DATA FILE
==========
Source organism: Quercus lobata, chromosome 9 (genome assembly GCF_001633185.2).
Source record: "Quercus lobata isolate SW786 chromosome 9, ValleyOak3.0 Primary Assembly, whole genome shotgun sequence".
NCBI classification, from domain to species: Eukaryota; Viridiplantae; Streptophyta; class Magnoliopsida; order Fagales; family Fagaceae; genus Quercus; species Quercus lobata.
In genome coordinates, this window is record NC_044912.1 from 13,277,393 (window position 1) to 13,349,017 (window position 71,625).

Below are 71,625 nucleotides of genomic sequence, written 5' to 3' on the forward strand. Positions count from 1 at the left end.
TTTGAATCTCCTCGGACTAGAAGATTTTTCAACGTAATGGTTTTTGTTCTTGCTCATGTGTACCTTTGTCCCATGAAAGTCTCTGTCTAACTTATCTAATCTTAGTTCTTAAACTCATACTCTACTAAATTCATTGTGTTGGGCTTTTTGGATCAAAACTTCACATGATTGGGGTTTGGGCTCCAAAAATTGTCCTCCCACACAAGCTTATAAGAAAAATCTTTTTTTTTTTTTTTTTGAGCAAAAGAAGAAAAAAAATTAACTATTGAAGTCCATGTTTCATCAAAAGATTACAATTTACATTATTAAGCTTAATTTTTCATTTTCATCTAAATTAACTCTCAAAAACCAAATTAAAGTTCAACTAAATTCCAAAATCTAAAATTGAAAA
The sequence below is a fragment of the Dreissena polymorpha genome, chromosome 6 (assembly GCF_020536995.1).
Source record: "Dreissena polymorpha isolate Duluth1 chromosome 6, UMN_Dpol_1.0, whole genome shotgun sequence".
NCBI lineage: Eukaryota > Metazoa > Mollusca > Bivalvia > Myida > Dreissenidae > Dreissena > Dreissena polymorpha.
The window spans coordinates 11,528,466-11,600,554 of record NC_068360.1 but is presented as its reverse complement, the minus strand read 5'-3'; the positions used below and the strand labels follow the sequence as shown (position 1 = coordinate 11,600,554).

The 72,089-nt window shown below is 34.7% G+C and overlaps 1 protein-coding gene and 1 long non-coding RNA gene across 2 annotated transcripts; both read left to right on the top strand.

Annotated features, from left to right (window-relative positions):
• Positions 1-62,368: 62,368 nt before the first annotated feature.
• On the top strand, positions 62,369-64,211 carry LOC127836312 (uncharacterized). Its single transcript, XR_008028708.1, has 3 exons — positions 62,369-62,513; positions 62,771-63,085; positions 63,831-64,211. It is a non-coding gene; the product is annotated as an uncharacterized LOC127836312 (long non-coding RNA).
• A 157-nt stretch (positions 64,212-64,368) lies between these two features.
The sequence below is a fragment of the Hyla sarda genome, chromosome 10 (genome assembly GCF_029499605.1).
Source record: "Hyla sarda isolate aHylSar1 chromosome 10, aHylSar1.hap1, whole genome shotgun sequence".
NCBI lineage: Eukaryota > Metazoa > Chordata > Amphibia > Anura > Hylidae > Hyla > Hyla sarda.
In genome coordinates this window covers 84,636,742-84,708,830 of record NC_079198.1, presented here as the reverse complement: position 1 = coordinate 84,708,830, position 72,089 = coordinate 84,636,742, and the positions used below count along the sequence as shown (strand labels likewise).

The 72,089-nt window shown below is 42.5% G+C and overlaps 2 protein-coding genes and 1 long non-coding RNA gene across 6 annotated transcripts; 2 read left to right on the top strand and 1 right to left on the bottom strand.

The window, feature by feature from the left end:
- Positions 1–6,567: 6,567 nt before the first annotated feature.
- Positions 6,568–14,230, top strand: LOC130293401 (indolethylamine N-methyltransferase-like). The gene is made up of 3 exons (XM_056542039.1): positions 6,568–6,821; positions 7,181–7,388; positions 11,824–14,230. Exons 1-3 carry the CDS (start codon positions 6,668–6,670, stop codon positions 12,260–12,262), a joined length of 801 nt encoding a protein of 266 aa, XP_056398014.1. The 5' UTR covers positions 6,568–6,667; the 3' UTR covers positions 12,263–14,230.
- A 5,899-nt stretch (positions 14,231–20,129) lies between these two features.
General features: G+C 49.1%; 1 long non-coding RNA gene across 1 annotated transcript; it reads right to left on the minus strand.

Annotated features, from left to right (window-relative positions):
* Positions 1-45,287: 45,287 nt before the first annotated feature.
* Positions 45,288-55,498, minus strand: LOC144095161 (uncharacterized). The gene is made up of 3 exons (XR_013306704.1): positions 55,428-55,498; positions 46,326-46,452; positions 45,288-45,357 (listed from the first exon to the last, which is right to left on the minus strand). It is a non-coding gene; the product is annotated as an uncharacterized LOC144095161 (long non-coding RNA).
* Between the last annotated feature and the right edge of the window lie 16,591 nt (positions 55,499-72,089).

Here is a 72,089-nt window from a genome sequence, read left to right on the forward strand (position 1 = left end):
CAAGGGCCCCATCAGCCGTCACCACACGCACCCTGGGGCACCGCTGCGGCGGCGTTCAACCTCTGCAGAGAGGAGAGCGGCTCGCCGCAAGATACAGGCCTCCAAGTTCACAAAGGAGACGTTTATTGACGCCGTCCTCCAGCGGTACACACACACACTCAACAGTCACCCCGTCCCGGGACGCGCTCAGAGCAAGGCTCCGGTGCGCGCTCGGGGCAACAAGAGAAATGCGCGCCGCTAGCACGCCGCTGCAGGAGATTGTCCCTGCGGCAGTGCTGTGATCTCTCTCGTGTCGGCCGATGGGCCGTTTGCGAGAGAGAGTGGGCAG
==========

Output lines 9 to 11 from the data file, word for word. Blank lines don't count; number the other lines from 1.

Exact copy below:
NCBI lineage: Eukaryota > Metazoa > Mollusca > Bivalvia > Myida > Dreissenidae > Dreissena > Dreissena polymorpha.
The window spans coordinates 11,528,466-11,600,554 of record NC_068360.1 but is presented as its reverse complement, the minus strand read 5'-3'; the positions used below and the strand labels follow the sequence as shown (position 1 = coordinate 11,600,554).

The 72,089-nt window shown below is 34.7% G+C and overlaps 1 protein-coding gene and 1 long non-coding RNA gene across 2 annotated transcripts; both read left to right on the top strand.